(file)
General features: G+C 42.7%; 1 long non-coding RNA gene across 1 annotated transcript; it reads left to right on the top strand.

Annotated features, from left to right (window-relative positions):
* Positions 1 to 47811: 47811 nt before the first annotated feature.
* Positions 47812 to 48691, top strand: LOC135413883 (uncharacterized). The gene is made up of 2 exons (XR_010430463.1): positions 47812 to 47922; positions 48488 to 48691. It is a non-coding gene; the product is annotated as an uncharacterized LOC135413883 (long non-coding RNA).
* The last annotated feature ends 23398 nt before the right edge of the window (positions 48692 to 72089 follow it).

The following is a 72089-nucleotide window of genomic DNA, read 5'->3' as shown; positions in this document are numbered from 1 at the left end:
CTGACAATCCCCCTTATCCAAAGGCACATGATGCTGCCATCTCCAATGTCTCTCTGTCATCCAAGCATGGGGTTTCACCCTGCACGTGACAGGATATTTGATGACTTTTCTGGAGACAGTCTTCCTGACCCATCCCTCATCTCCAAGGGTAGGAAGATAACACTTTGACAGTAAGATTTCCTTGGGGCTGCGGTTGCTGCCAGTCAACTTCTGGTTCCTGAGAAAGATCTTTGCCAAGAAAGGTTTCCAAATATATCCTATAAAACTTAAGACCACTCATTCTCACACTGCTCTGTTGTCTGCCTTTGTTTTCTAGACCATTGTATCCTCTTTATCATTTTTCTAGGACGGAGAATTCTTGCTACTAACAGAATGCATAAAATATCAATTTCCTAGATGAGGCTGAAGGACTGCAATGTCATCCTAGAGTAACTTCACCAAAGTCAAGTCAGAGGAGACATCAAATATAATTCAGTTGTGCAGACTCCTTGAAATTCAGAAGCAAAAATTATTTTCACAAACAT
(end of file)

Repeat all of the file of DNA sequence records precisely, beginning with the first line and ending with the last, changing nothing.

General features: G+C 42.7%; 1 long non-coding RNA gene across 1 annotated transcript; it reads left to right on the top strand.

Annotated features, from left to right (window-relative positions):
* Positions 1 to 47811: 47811 nt before the first annotated feature.
* Positions 47812 to 48691, top strand: LOC135413883 (uncharacterized). The gene is made up of 2 exons (XR_010430463.1): positions 47812 to 47922; positions 48488 to 48691. It is a non-coding gene; the product is annotated as an uncharacterized LOC135413883 (long non-coding RNA).
* The last annotated feature ends 23398 nt before the right edge of the window (positions 48692 to 72089 follow it).

The following is a 72089-nucleotide window of genomic DNA, read 5'->3' as shown; positions in this document are numbered from 1 at the left end:
CTGACAATCCCCCTTATCCAAAGGCACATGATGCTGCCATCTCCAATGTCTCTCTGTCATCCAAGCATGGGGTTTCACCCTGCACGTGACAGGATATTTGATGACTTTTCTGGAGACAGTCTTCCTGACCCATCCCTCATCTCCAAGGGTAGGAAGATAACACTTTGACAGTAAGATTTCCTTGGGGCTGCGGTTGCTGCCAGTCAACTTCTGGTTCCTGAGAAAGATCTTTGCCAAGAAAGGTTTCCAAATATATCCTATAAAACTTAAGACCACTCATTCTCACACTGCTCTGTTGTCTGCCTTTGTTTTCTAGACCATTGTATCCTCTTTATCATTTTTCTAGGACGGAGAATTCTTGCTACTAACAGAATGCATAAAATATCAATTTCCTAGATGAGGCTGAAGGACTGCAATGTCATCCTAGAGTAACTTCACCAAAGTCAAGTCAGAGGAGACATCAAATATAATTCAGTTGTGCAGACTCCTTGAAATTCAGAAGCAAAAATTATTTTCACAAACAT